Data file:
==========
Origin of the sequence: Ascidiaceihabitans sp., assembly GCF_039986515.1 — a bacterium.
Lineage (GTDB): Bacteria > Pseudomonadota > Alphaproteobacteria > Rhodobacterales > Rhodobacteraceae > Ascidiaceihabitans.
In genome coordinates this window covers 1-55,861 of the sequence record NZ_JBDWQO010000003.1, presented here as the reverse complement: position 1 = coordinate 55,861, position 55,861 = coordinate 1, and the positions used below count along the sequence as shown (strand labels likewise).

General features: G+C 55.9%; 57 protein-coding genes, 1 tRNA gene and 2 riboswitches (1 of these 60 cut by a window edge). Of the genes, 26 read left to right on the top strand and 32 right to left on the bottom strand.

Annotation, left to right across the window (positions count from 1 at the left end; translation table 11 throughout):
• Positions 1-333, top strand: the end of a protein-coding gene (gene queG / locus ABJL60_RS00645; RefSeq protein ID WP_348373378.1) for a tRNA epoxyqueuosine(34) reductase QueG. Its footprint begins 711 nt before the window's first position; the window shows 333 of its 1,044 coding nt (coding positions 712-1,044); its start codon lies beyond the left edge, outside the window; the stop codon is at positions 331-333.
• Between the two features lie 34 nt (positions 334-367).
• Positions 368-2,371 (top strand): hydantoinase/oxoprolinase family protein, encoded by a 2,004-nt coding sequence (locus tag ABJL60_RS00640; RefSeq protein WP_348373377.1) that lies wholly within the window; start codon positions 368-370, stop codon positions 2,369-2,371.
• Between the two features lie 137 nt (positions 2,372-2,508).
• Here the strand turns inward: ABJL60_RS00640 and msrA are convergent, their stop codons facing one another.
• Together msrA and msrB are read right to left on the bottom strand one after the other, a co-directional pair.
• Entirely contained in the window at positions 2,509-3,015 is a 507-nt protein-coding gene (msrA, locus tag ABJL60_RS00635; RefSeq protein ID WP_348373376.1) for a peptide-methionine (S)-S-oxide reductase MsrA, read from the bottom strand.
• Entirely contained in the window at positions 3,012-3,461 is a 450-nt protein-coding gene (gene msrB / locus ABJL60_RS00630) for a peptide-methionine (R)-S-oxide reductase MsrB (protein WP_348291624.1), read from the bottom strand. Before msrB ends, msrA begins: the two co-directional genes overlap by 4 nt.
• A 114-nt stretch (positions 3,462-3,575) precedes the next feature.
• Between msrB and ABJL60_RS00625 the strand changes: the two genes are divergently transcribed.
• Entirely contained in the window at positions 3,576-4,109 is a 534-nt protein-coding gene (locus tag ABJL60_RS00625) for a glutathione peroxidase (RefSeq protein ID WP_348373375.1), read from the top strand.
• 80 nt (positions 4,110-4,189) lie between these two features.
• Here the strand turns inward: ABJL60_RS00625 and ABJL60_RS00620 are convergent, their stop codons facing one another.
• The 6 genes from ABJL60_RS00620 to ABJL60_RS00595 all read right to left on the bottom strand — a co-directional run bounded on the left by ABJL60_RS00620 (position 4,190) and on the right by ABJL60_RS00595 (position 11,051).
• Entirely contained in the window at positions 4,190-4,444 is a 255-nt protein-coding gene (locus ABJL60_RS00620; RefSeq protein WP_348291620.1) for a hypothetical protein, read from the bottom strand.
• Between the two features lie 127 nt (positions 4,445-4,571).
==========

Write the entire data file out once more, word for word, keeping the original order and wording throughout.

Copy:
Origin of the sequence: Ascidiaceihabitans sp., assembly GCF_039986515.1 — a bacterium.
Lineage (GTDB): Bacteria > Pseudomonadota > Alphaproteobacteria > Rhodobacterales > Rhodobacteraceae > Ascidiaceihabitans.
In genome coordinates this window covers 1-55,861 of the sequence record NZ_JBDWQO010000003.1, presented here as the reverse complement: position 1 = coordinate 55,861, position 55,861 = coordinate 1, and the positions used below count along the sequence as shown (strand labels likewise).

General features: G+C 55.9%; 57 protein-coding genes, 1 tRNA gene and 2 riboswitches (1 of these 60 cut by a window edge). Of the genes, 26 read left to right on the top strand and 32 right to left on the bottom strand.

Annotation, left to right across the window (positions count from 1 at the left end; translation table 11 throughout):
• Positions 1-333, top strand: the end of a protein-coding gene (gene queG / locus ABJL60_RS00645; RefSeq protein ID WP_348373378.1) for a tRNA epoxyqueuosine(34) reductase QueG. Its footprint begins 711 nt before the window's first position; the window shows 333 of its 1,044 coding nt (coding positions 712-1,044); its start codon lies beyond the left edge, outside the window; the stop codon is at positions 331-333.
• Between the two features lie 34 nt (positions 334-367).
• Positions 368-2,371 (top strand): hydantoinase/oxoprolinase family protein, encoded by a 2,004-nt coding sequence (locus tag ABJL60_RS00640; RefSeq protein WP_348373377.1) that lies wholly within the window; start codon positions 368-370, stop codon positions 2,369-2,371.
• Between the two features lie 137 nt (positions 2,372-2,508).
• Here the strand turns inward: ABJL60_RS00640 and msrA are convergent, their stop codons facing one another.
• Together msrA and msrB are read right to left on the bottom strand one after the other, a co-directional pair.
• Entirely contained in the window at positions 2,509-3,015 is a 507-nt protein-coding gene (msrA, locus tag ABJL60_RS00635; RefSeq protein ID WP_348373376.1) for a peptide-methionine (S)-S-oxide reductase MsrA, read from the bottom strand.
• Entirely contained in the window at positions 3,012-3,461 is a 450-nt protein-coding gene (gene msrB / locus ABJL60_RS00630) for a peptide-methionine (R)-S-oxide reductase MsrB (protein WP_348291624.1), read from the bottom strand. Before msrB ends, msrA begins: the two co-directional genes overlap by 4 nt.
• A 114-nt stretch (positions 3,462-3,575) precedes the next feature.
• Between msrB and ABJL60_RS00625 the strand changes: the two genes are divergently transcribed.
• Entirely contained in the window at positions 3,576-4,109 is a 534-nt protein-coding gene (locus tag ABJL60_RS00625) for a glutathione peroxidase (RefSeq protein ID WP_348373375.1), read from the top strand.
• 80 nt (positions 4,110-4,189) lie between these two features.
• Here the strand turns inward: ABJL60_RS00625 and ABJL60_RS00620 are convergent, their stop codons facing one another.
• The 6 genes from ABJL60_RS00620 to ABJL60_RS00595 all read right to left on the bottom strand — a co-directional run bounded on the left by ABJL60_RS00620 (position 4,190) and on the right by ABJL60_RS00595 (position 11,051).
• Entirely contained in the window at positions 4,190-4,444 is a 255-nt protein-coding gene (locus ABJL60_RS00620; RefSeq protein WP_348291620.1) for a hypothetical protein, read from the bottom strand.
• Between the two features lie 127 nt (positions 4,445-4,571).